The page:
To restrict the dispensing of drugs that are potentially addictive, the "Controlled Substance Act" was written. It provides a listing of drugs that are considered illegal for uses other than therapeutic. Controls were devised to establish five (5) schedules or categories of controlled substances based on their potential for physical dependence (compulsion to use substance repeatedly to avoid withdrawal) or psychological dependence (compulsion to use substance to derive pleasure). The lower the schedule number the higher the potential for abuse.
heroin, marijuana - not approved for medical use in the US without special approval
oxycodone, morphine - high abuse potential and dependence but approved medial applications do exist.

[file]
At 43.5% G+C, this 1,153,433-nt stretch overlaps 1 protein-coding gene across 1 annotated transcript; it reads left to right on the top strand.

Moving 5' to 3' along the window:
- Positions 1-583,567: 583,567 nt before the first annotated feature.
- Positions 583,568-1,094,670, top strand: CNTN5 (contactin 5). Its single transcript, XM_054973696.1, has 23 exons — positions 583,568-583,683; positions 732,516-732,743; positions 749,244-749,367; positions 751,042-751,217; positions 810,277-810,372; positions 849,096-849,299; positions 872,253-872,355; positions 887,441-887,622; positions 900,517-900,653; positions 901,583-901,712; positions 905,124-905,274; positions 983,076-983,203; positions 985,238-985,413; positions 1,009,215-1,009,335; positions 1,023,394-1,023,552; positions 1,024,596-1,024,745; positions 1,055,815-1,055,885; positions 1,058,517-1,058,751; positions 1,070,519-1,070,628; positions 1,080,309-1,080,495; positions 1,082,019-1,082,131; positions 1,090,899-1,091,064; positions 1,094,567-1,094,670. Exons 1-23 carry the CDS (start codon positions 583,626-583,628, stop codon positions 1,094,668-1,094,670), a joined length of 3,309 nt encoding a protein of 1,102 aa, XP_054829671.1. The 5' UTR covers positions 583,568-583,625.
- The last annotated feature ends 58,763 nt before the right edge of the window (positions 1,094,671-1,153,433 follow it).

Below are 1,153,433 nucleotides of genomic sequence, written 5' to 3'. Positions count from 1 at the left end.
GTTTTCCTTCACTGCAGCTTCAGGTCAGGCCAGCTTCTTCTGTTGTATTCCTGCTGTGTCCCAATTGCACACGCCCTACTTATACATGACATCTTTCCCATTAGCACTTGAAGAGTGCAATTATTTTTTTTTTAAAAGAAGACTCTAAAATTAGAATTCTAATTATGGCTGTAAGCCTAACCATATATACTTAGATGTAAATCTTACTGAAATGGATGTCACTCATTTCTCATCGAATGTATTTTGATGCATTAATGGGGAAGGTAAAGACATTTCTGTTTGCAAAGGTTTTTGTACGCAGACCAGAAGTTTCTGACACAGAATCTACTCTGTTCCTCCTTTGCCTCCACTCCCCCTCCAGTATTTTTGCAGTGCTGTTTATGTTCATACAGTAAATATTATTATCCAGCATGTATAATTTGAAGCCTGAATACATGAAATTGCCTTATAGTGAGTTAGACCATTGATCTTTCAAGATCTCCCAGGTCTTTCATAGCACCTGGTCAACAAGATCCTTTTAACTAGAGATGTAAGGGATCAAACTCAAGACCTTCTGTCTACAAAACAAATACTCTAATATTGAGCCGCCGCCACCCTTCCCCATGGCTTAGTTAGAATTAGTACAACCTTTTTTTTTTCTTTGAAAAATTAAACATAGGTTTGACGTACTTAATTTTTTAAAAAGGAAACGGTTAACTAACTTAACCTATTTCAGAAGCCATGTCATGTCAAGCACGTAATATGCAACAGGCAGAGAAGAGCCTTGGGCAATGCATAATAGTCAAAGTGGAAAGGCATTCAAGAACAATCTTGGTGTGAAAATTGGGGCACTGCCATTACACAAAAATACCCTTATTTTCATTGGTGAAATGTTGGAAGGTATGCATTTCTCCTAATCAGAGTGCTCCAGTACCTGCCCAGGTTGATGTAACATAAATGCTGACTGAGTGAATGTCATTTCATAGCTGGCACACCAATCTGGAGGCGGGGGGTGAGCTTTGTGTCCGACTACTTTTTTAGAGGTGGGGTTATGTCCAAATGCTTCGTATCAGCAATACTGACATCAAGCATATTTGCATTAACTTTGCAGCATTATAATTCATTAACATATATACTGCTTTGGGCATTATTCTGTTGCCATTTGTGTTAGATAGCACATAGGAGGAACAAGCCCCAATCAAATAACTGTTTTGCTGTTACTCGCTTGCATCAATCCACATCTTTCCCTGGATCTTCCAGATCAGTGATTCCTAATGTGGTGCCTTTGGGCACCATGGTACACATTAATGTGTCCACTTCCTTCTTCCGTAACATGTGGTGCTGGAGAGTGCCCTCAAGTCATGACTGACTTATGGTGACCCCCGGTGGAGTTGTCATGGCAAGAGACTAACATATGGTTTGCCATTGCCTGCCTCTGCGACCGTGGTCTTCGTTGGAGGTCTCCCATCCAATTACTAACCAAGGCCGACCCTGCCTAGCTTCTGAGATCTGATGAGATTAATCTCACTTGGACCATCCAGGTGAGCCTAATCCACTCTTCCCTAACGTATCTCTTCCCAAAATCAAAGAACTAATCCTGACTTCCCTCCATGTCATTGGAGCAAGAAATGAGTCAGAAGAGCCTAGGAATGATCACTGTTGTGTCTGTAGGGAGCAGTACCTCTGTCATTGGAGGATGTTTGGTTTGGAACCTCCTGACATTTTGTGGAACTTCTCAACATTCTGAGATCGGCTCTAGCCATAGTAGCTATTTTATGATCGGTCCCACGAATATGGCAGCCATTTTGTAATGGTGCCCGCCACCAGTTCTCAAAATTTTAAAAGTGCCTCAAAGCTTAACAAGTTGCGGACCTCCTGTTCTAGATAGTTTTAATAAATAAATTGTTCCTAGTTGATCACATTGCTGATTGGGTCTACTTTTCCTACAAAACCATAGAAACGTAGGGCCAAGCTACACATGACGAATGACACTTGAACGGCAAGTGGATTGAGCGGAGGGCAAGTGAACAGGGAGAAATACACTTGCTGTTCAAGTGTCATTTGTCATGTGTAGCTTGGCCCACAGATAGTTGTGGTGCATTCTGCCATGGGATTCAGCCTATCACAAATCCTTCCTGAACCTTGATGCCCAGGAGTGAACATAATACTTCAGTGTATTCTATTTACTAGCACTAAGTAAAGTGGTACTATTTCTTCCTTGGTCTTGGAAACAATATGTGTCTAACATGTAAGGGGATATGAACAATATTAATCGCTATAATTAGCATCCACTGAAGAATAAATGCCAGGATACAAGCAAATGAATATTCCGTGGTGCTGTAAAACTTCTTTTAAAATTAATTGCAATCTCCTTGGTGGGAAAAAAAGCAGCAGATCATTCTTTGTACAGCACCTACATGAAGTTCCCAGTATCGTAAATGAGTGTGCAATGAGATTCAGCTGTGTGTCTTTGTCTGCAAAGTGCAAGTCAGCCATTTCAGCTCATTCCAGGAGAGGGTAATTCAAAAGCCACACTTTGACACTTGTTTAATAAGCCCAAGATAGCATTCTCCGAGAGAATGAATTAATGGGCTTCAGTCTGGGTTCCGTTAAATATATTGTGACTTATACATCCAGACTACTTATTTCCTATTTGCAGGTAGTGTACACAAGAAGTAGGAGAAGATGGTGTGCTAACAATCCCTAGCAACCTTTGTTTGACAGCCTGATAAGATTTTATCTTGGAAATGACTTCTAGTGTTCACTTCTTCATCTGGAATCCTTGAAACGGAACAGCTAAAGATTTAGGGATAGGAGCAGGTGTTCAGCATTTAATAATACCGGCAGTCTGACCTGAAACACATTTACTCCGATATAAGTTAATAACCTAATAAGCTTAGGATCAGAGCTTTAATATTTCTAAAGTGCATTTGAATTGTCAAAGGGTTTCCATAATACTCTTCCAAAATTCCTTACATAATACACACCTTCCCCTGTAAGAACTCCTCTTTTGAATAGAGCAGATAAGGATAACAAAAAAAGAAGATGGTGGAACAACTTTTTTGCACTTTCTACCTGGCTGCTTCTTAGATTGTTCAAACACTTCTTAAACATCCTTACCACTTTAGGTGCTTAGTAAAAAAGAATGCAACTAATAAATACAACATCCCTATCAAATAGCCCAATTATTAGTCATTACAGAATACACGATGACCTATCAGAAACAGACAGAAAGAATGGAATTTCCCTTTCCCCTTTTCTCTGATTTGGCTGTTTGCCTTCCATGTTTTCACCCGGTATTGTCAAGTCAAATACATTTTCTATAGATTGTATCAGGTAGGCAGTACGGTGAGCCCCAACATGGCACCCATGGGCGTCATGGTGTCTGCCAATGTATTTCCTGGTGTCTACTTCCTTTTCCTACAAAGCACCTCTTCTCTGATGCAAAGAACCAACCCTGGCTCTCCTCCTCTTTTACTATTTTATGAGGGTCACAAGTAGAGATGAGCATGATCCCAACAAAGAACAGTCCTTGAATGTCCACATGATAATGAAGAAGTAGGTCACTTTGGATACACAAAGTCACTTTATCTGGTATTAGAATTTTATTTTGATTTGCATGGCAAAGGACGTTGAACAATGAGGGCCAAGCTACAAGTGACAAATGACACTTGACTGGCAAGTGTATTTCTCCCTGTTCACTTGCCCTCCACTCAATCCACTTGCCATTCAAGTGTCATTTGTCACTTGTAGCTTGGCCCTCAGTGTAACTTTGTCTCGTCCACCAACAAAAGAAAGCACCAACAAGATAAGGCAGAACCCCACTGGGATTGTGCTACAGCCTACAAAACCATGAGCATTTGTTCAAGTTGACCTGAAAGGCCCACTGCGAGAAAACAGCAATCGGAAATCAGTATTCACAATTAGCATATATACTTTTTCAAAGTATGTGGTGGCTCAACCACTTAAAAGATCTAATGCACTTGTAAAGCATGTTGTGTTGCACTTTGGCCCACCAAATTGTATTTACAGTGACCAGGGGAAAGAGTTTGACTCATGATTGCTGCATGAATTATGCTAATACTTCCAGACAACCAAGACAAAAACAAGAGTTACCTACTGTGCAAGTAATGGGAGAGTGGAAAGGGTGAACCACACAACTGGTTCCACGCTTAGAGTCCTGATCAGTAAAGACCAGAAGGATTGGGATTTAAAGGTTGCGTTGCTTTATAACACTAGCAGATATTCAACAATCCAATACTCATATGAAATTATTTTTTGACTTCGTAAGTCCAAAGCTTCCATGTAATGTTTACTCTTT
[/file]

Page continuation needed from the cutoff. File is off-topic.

codeine in cold/cough medicines - limited potential for abuse.
Specific structure of the compound (the long name)
Name derived from the chemical name and typically represents the official name of the compound.
Name the company gives the product so the consumer can easily recognize the product.
N-Acetyl-p-aminophenol Acetaminophen Tylenol
Para-isobutyl phenyl-proprionic acid Ibuprofen Motrin, Advil
3,4-Dihydroxyphenyl-l-alanine Levadopa L-dopa
5,5-Phenylethylbarbituric acid Phenobarbital Barbital, Luminal
7-Chloro-1,3-dihydro-1-methyl-5-phenyl-2H-1,4-benzodiazepin-2-one Diazepa Valium
Just a reminder of what to know from medications list
The names of these medications, their classification, conditions they manage and basic effects should be committed to memory.
This is intended for an effect limited to the site of application. limits undesired absorption by other areas of the body. application to the skin, application to the mucous membrane, suppositories, enemas (rectal), otic (ear) preparation